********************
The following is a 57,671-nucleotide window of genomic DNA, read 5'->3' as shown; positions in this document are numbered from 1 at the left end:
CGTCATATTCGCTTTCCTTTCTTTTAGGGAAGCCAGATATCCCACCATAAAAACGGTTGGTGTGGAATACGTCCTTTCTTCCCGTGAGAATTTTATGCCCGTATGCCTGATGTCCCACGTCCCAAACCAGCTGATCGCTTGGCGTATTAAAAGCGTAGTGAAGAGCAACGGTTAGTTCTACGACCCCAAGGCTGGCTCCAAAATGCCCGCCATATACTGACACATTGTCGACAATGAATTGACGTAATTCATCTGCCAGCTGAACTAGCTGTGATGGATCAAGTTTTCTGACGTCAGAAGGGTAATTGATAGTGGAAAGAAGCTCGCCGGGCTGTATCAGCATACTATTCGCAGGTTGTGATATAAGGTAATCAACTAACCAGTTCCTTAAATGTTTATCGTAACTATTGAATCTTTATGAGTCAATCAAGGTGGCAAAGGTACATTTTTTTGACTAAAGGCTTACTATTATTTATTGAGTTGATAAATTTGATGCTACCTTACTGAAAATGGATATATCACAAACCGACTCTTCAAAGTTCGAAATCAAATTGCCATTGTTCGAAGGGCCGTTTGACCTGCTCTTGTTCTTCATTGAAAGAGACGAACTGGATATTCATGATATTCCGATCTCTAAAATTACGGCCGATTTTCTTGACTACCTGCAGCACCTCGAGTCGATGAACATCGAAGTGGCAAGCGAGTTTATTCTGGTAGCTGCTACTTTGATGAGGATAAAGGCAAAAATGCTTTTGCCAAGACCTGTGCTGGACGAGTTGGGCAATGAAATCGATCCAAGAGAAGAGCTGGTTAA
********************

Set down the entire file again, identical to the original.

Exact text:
The following is a 57,671-nucleotide window of genomic DNA, read 5'->3' as shown; positions in this document are numbered from 1 at the left end:
CGTCATATTCGCTTTCCTTTCTTTTAGGGAAGCCAGATATCCCACCATAAAAACGGTTGGTGTGGAATACGTCCTTTCTTCCCGTGAGAATTTTATGCCCGTATGCCTGATGTCCCACGTCCCAAACCAGCTGATCGCTTGGCGTATTAAAAGCGTAGTGAAGAGCAACGGTTAGTTCTACGACCCCAAGGCTGGCTCCAAAATGCCCGCCATATACTGACACATTGTCGACAATGAATTGACGTAATTCATCTGCCAGCTGAACTAGCTGTGATGGATCAAGTTTTCTGACGTCAGAAGGGTAATTGATAGTGGAAAGAAGCTCGCCGGGCTGTATCAGCATACTATTCGCAGGTTGTGATATAAGGTAATCAACTAACCAGTTCCTTAAATGTTTATCGTAACTATTGAATCTTTATGAGTCAATCAAGGTGGCAAAGGTACATTTTTTTGACTAAAGGCTTACTATTATTTATTGAGTTGATAAATTTGATGCTACCTTACTGAAAATGGATATATCACAAACCGACTCTTCAAAGTTCGAAATCAAATTGCCATTGTTCGAAGGGCCGTTTGACCTGCTCTTGTTCTTCATTGAAAGAGACGAACTGGATATTCATGATATTCCGATCTCTAAAATTACGGCCGATTTTCTTGACTACCTGCAGCACCTCGAGTCGATGAACATCGAAGTGGCAAGCGAGTTTATTCTGGTAGCTGCTACTTTGATGAGGATAAAGGCAAAAATGCTTTTGCCAAGACCTGTGCTGGACGAGTTGGGCAATGAAATCGATCCAAGAGAAGAGCTGGTTAA